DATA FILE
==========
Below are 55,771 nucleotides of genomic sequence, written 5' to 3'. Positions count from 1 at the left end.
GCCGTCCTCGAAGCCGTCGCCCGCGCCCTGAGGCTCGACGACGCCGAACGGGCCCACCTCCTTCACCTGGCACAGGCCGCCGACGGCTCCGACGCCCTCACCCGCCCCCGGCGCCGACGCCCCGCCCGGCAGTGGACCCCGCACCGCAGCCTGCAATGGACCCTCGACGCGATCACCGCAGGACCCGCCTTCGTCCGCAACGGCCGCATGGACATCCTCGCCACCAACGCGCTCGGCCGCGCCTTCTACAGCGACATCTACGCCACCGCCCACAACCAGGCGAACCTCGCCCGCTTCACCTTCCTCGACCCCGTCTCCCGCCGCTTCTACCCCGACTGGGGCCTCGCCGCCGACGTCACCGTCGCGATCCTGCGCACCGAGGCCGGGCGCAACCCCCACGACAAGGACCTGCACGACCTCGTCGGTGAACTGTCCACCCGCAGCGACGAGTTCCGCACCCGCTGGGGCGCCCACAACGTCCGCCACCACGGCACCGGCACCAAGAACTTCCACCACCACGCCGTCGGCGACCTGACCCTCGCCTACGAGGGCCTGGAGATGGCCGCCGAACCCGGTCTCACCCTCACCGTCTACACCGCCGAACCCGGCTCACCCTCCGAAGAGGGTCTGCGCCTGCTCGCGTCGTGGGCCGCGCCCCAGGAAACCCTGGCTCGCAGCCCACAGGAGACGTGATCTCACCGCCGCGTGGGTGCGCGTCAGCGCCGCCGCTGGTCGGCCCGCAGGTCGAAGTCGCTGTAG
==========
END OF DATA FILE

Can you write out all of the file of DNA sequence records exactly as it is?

Below are 55,771 nucleotides of genomic sequence, written 5' to 3'. Positions count from 1 at the left end.
GCCGTCCTCGAAGCCGTCGCCCGCGCCCTGAGGCTCGACGACGCCGAACGGGCCCACCTCCTTCACCTGGCACAGGCCGCCGACGGCTCCGACGCCCTCACCCGCCCCCGGCGCCGACGCCCCGCCCGGCAGTGGACCCCGCACCGCAGCCTGCAATGGACCCTCGACGCGATCACCGCAGGACCCGCCTTCGTCCGCAACGGCCGCATGGACATCCTCGCCACCAACGCGCTCGGCCGCGCCTTCTACAGCGACATCTACGCCACCGCCCACAACCAGGCGAACCTCGCCCGCTTCACCTTCCTCGACCCCGTCTCCCGCCGCTTCTACCCCGACTGGGGCCTCGCCGCCGACGTCACCGTCGCGATCCTGCGCACCGAGGCCGGGCGCAACCCCCACGACAAGGACCTGCACGACCTCGTCGGTGAACTGTCCACCCGCAGCGACGAGTTCCGCACCCGCTGGGGCGCCCACAACGTCCGCCACCACGGCACCGGCACCAAGAACTTCCACCACCACGCCGTCGGCGACCTGACCCTCGCCTACGAGGGCCTGGAGATGGCCGCCGAACCCGGTCTCACCCTCACCGTCTACACCGCCGAACCCGGCTCACCCTCCGAAGAGGGTCTGCGCCTGCTCGCGTCGTGGGCCGCGCCCCAGGAAACCCTGGCTCGCAGCCCACAGGAGACGTGATCTCACCGCCGCGTGGGTGCGCGTCAGCGCCGCCGCTGGTCGGCCCGCAGGTCGAAGTCGCTGTAG